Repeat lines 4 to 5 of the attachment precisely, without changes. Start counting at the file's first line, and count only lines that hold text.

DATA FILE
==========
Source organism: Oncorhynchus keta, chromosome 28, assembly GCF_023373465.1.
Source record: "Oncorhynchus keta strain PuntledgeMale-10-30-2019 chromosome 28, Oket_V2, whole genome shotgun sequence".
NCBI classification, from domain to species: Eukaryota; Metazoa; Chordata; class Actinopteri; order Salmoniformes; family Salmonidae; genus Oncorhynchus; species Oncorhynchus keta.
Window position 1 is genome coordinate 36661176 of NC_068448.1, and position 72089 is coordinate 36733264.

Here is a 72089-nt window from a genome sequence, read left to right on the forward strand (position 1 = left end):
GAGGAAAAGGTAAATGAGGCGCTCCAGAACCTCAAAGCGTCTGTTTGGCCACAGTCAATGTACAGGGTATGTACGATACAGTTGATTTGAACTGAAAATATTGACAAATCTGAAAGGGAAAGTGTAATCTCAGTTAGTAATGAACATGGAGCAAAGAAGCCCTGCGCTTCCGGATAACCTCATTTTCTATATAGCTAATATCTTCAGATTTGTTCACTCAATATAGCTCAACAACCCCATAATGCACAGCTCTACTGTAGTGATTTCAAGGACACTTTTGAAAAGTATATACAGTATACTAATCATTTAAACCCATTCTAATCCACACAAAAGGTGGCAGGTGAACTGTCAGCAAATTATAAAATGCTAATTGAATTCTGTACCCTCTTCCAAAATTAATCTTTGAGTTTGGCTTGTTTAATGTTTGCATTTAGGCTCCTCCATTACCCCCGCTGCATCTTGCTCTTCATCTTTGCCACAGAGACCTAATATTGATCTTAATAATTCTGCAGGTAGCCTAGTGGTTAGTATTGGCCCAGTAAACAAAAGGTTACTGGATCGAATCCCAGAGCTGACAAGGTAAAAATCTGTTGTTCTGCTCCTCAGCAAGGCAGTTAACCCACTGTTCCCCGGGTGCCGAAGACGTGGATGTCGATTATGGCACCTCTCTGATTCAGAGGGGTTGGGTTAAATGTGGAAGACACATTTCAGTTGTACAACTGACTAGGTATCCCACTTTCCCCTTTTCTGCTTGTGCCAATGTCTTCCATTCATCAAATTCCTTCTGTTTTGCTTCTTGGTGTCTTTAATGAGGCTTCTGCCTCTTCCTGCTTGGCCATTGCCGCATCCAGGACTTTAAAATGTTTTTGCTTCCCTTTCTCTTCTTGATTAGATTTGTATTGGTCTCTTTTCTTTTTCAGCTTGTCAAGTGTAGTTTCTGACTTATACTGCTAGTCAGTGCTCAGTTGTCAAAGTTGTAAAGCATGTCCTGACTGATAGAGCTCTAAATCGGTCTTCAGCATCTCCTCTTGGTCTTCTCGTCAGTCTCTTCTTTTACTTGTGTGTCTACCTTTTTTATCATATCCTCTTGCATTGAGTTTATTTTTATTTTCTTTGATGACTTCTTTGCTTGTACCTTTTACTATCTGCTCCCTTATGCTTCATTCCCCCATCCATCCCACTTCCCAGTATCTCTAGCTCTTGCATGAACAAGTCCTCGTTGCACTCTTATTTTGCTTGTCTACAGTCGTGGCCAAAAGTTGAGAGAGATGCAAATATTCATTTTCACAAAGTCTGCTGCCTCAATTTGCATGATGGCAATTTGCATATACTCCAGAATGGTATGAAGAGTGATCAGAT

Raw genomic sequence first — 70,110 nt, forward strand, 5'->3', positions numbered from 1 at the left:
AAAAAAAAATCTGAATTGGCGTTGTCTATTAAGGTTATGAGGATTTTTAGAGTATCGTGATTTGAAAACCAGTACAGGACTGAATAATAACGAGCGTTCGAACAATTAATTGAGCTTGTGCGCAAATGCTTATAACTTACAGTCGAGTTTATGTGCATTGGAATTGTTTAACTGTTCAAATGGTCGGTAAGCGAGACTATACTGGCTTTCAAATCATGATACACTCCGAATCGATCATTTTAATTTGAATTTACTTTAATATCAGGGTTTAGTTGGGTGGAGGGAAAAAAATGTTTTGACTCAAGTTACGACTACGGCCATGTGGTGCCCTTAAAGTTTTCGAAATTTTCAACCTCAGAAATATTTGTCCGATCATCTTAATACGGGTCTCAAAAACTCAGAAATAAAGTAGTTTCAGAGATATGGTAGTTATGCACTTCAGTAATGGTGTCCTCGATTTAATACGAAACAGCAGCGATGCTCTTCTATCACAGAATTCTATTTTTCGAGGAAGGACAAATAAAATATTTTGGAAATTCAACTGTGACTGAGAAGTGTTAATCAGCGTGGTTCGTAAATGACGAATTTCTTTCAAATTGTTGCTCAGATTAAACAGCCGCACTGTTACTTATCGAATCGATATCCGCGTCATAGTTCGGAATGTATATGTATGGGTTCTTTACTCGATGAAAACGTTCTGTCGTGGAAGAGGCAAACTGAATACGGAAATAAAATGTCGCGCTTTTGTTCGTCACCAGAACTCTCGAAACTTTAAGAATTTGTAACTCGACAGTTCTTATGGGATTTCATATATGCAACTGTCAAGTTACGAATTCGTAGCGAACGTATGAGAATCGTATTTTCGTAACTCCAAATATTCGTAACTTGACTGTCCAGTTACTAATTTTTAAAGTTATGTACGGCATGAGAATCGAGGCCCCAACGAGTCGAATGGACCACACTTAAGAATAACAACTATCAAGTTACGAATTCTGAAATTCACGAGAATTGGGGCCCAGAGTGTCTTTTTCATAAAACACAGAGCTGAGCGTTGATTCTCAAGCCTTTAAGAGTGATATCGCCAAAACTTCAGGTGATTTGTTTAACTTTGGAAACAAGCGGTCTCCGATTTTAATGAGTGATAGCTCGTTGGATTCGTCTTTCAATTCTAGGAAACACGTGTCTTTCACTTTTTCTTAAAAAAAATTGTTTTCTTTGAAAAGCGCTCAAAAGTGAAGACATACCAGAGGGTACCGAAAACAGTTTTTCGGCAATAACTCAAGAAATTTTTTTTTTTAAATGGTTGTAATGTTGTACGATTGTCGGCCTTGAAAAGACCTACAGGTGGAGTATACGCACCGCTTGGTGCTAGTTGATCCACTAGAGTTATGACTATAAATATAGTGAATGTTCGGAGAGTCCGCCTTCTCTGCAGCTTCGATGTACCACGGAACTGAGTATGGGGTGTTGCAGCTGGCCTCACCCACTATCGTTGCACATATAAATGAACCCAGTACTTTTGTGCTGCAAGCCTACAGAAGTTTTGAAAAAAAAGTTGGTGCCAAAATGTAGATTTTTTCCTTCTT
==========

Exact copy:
Window position 1 is genome coordinate 36661176 of NC_068448.1, and position 72089 is coordinate 36733264.

Here is a 72089-nt window from a genome sequence, read left to right on the forward strand (position 1 = left end):